Edwin Donald (Duke Snider) born 19 September Los Angeles Ca

Died 27 February 2011 Escondido Ca.

Bob Dylan: When You’re Lost in The Rain in Juarez … Tom Thumb’s Blues

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All’s Well That Begins And Ends Well

A record exists between two silences.

The silence before the song starts is one of expectation and anticipation. Sometimes the silence after the song has finished is one of satisfaction, resolution and even joy.

When that happens you have a record that enters your personal pantheon – one you will return to over and over again.

Good beginings set the emotional mood of a song and should intrigue the listener ; beckoning them to lean forward and open up their hearts and minds.

Good endings deliver on the promise of their beginnings and close a song like a ship after a long journey safely docking in its home port – ready to sail again.

Dylan’s Tom Thumb’s Blues is the first from my own pantheon (more to come later!). It seem to me to begin and end exceptionally well.

Feel free to comment suggesting your own favourites.

Nobody tells stories like Bob Dylan.

This pearl comes from his mid 60s golden period when miracles emerged from his mind with machine gun rapidity leaving everyone else breathless in his rear view mirror.

Neither he nor any one else has ever caught up.


The song opens with entwined burnished mid tempo rolling piano and guitar lines evoking a journey to a humid landscape where unknown fevered delights and dreads lie in wait for the traveller as he voyages through the enervating, sticky exotic heat.

Dylan delivers the opening lines with his patented, langorous, half-past one in the morning, half a bottle of tequila to the good, come – hither charm.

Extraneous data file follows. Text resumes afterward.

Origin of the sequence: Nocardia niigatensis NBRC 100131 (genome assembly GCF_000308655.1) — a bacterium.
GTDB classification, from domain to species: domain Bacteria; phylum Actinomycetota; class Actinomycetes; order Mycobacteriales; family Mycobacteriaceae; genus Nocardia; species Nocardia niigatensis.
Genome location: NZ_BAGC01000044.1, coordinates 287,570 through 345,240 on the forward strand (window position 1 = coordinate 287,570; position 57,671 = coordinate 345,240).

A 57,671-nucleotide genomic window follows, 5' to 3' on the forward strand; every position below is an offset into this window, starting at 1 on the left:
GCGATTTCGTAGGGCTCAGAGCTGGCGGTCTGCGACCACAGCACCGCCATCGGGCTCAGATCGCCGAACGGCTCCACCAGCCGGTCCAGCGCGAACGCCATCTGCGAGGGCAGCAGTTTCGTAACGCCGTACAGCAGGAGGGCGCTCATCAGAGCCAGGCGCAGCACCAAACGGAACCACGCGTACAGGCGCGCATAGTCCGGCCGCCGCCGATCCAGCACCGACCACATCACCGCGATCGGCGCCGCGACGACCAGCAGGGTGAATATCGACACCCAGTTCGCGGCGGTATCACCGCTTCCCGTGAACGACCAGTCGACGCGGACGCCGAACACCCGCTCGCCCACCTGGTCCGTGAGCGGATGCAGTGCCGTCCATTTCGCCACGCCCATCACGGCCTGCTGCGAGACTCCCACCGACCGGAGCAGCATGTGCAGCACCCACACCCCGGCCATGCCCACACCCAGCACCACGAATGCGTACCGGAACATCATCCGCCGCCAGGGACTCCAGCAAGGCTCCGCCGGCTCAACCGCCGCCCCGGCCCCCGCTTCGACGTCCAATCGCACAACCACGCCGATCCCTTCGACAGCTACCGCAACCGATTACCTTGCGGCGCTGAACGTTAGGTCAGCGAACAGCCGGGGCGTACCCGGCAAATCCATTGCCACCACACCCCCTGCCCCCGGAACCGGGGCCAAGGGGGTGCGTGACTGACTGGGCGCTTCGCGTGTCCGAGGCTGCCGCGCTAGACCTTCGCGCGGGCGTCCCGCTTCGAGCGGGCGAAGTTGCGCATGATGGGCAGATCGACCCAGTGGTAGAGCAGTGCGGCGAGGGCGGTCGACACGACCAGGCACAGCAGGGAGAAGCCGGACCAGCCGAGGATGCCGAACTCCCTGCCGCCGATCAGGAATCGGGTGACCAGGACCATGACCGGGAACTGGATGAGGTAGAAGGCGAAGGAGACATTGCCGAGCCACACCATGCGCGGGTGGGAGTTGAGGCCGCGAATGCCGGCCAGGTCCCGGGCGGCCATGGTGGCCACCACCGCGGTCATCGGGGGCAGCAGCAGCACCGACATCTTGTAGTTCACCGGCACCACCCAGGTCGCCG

‘When you’re lost in the rain in Juarez
And it’s Eastertime too
And your gravity fails
And negativity don’t pull you through’

Now, tell me you don’t want to know what happens next?

Some five minutes later we have have been treated to a magic lantern show spotlighting Rue Morgue Avenue, the legends of the mysterious St Annie and the entrancing Sweet Melinda, watched Angel being picked up, avoided the cops and sweated the booze and drugs out.

Tom Thumb, of course, remains unmet and unmentioned.

Throughout the song the band provide a supporting magic carpet of sound that allows Dylan to spin a narrative where he is simultaneously in the thick of the nightmarish action and serenely floating above it all.

The peerless Paul Griffin plays piano with wonderful rhythmic assurance while Mike Bloomfield’s guitar glistens throughout like liquid poured gold.

Al Kooper’s organ provides the aura while Bobby Gregg’s railroad drums provide momentum for a song that in all other respects seems to have escaped temporality.

As the song concludes we come to understand that either the singer will have to go home or he will die a lonely exile’s death.